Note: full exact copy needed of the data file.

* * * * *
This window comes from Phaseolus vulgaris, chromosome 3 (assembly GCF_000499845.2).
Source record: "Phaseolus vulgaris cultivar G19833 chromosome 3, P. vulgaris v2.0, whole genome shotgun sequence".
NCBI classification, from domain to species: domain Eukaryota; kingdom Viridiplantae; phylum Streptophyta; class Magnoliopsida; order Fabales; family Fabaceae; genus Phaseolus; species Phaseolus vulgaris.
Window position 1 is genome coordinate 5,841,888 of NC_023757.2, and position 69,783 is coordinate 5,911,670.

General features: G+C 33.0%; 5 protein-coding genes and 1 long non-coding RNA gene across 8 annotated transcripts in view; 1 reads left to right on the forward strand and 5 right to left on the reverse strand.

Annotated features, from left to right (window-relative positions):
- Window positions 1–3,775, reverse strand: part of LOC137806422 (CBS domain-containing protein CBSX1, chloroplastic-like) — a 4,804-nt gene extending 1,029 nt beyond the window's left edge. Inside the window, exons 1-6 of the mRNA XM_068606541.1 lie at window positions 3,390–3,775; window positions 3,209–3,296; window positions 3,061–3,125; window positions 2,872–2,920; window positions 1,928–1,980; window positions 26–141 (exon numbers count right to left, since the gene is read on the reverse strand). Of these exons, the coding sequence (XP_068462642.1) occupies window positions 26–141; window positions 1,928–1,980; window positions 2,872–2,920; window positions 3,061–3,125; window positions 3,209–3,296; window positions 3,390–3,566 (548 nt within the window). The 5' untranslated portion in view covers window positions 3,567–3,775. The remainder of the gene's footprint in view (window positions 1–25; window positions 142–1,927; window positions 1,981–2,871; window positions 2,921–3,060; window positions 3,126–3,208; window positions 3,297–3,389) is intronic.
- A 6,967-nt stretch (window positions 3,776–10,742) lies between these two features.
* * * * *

This window comes from Phaseolus vulgaris, chromosome 3 (assembly GCF_000499845.2).
Source record: "Phaseolus vulgaris cultivar G19833 chromosome 3, P. vulgaris v2.0, whole genome shotgun sequence".
NCBI classification, from domain to species: domain Eukaryota; kingdom Viridiplantae; phylum Streptophyta; class Magnoliopsida; order Fabales; family Fabaceae; genus Phaseolus; species Phaseolus vulgaris.
Window position 1 is genome coordinate 5,841,888 of NC_023757.2, and position 69,783 is coordinate 5,911,670.

General features: G+C 33.0%; 5 protein-coding genes and 1 long non-coding RNA gene across 8 annotated transcripts in view; 1 reads left to right on the forward strand and 5 right to left on the reverse strand.

Annotated features, from left to right (window-relative positions):
- Window positions 1–3,775, reverse strand: part of LOC137806422 (CBS domain-containing protein CBSX1, chloroplastic-like) — a 4,804-nt gene extending 1,029 nt beyond the window's left edge. Inside the window, exons 1-6 of the mRNA XM_068606541.1 lie at window positions 3,390–3,775; window positions 3,209–3,296; window positions 3,061–3,125; window positions 2,872–2,920; window positions 1,928–1,980; window positions 26–141 (exon numbers count right to left, since the gene is read on the reverse strand). Of these exons, the coding sequence (XP_068462642.1) occupies window positions 26–141; window positions 1,928–1,980; window positions 2,872–2,920; window positions 3,061–3,125; window positions 3,209–3,296; window positions 3,390–3,566 (548 nt within the window). The 5' untranslated portion in view covers window positions 3,567–3,775. The remainder of the gene's footprint in view (window positions 1–25; window positions 142–1,927; window positions 1,981–2,871; window positions 2,921–3,060; window positions 3,126–3,208; window positions 3,297–3,389) is intronic.
- A 6,967-nt stretch (window positions 3,776–10,742) lies between these two features.